INFECTIOUS DISEASE

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Association Between Influenza Vaccination and Cardiovascular Outcomes in High-Risk Patients

 

Among nontraditional cardiovascular risk factors, recent influenza-like infection is associated with fatal and nonfatal atherothrombotic events. As a result, a study published in the Journal of the American Medical Association (2013;310:1711-1720) was performed to determine if influenza vaccination is associated with prevention of cardiovascular events.

 

For the study, a systematic review and meta-analysis was performed studies reported in MEDLINE (1946-August 2013), EMBASE (1947-August 2013), and the Cochrane Library Central Register of Controlled Trials (inception-August 2013). Studies included randomized clinical trials (RCTs) comparing influenza vaccine vs. placebo or control in patients at high risk of cardiovascular disease that also reported cardiovascular outcomes either as efficacy or safety events.

 

Two investigators extracted data independently on trial design, baseline characteristics, outcomes, and safety events from published manuscripts and unpublished supplemental data. High-quality studies were considered those that described an appropriate method of randomization, allocation concealment, blinding, and completeness of follow-up.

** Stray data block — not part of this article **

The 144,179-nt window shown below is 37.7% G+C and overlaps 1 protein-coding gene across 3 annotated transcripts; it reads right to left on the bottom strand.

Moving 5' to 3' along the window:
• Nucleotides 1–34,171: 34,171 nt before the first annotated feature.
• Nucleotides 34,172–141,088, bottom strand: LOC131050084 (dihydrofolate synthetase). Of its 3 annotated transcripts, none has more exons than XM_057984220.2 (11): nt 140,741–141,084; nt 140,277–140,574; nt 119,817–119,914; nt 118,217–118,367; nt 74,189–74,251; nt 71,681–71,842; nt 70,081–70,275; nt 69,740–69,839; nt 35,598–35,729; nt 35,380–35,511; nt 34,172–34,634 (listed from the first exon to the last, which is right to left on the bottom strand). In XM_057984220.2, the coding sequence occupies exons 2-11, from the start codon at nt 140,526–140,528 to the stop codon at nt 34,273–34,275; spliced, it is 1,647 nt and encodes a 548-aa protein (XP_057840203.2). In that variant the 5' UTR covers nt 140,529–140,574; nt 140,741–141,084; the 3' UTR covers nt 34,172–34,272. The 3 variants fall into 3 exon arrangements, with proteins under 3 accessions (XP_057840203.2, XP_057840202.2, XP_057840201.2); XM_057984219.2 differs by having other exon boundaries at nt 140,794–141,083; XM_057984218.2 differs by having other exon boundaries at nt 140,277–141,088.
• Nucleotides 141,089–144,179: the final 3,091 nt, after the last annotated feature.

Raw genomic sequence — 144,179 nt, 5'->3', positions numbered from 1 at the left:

Five published and 1 unpublished randomized clinical trials of 6,735 patients (mean age, 67 years; 51.3% women; 36.2% with a cardiac history; mean follow-up time, 7.9 months) were included. Influenza vaccine was associated with a lower risk of composite cardiovascular events (2.9% vs 4.7%; P = .003) in published trials. A treatment interaction was detected between patients with and without recent acute coronary syndrome (ACS) (P for interaction = .02).

 

The authors concluded that based on a meta-analysis of RCTs, the use of influenza vaccine was associated with a lower risk of major adverse cardiovascular events with the greatest treatment effect seen among the highest-risk patients with more active coronary disease. The authors suggested that a large, adequately powered, multicenter trial is warranted to address these findings and assess individual cardiovascular end points.

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